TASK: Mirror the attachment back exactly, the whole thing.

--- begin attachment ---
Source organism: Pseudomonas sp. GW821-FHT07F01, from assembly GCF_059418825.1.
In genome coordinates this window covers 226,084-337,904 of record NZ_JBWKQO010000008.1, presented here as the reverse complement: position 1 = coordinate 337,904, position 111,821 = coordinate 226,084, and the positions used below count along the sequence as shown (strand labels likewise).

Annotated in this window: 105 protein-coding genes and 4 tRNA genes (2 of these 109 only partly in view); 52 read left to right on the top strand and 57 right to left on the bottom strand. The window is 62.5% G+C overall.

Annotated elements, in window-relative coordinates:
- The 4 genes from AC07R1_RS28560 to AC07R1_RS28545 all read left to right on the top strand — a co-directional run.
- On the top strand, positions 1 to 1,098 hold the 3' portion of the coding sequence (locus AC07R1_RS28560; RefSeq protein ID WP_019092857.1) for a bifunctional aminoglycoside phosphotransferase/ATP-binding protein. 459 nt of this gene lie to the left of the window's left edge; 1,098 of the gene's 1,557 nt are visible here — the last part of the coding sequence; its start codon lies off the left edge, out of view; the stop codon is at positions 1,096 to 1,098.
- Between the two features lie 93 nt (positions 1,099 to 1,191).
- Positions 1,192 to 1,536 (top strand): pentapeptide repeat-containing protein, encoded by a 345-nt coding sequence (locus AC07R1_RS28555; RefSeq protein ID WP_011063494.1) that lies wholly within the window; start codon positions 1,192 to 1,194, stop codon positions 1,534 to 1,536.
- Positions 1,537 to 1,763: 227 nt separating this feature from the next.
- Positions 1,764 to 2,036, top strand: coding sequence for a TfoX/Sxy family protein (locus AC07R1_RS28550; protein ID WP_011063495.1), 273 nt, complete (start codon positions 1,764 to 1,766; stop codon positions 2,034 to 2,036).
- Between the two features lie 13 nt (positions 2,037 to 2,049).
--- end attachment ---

Source organism: Pseudomonas sp. GW821-FHT07F01, from assembly GCF_059418825.1.
In genome coordinates this window covers 226,084-337,904 of record NZ_JBWKQO010000008.1, presented here as the reverse complement: position 1 = coordinate 337,904, position 111,821 = coordinate 226,084, and the positions used below count along the sequence as shown (strand labels likewise).

Annotated in this window: 105 protein-coding genes and 4 tRNA genes (2 of these 109 only partly in view); 52 read left to right on the top strand and 57 right to left on the bottom strand. The window is 62.5% G+C overall.

Annotated elements, in window-relative coordinates:
- The 4 genes from AC07R1_RS28560 to AC07R1_RS28545 all read left to right on the top strand — a co-directional run.
- On the top strand, positions 1 to 1,098 hold the 3' portion of the coding sequence (locus AC07R1_RS28560; RefSeq protein ID WP_019092857.1) for a bifunctional aminoglycoside phosphotransferase/ATP-binding protein. 459 nt of this gene lie to the left of the window's left edge; 1,098 of the gene's 1,557 nt are visible here — the last part of the coding sequence; its start codon lies off the left edge, out of view; the stop codon is at positions 1,096 to 1,098.
- Between the two features lie 93 nt (positions 1,099 to 1,191).
- Positions 1,192 to 1,536 (top strand): pentapeptide repeat-containing protein, encoded by a 345-nt coding sequence (locus AC07R1_RS28555; RefSeq protein ID WP_011063494.1) that lies wholly within the window; start codon positions 1,192 to 1,194, stop codon positions 1,534 to 1,536.
- Positions 1,537 to 1,763: 227 nt separating this feature from the next.
- Positions 1,764 to 2,036, top strand: coding sequence for a TfoX/Sxy family protein (locus AC07R1_RS28550; protein ID WP_011063495.1), 273 nt, complete (start codon positions 1,764 to 1,766; stop codon positions 2,034 to 2,036).
- Between the two features lie 13 nt (positions 2,037 to 2,049).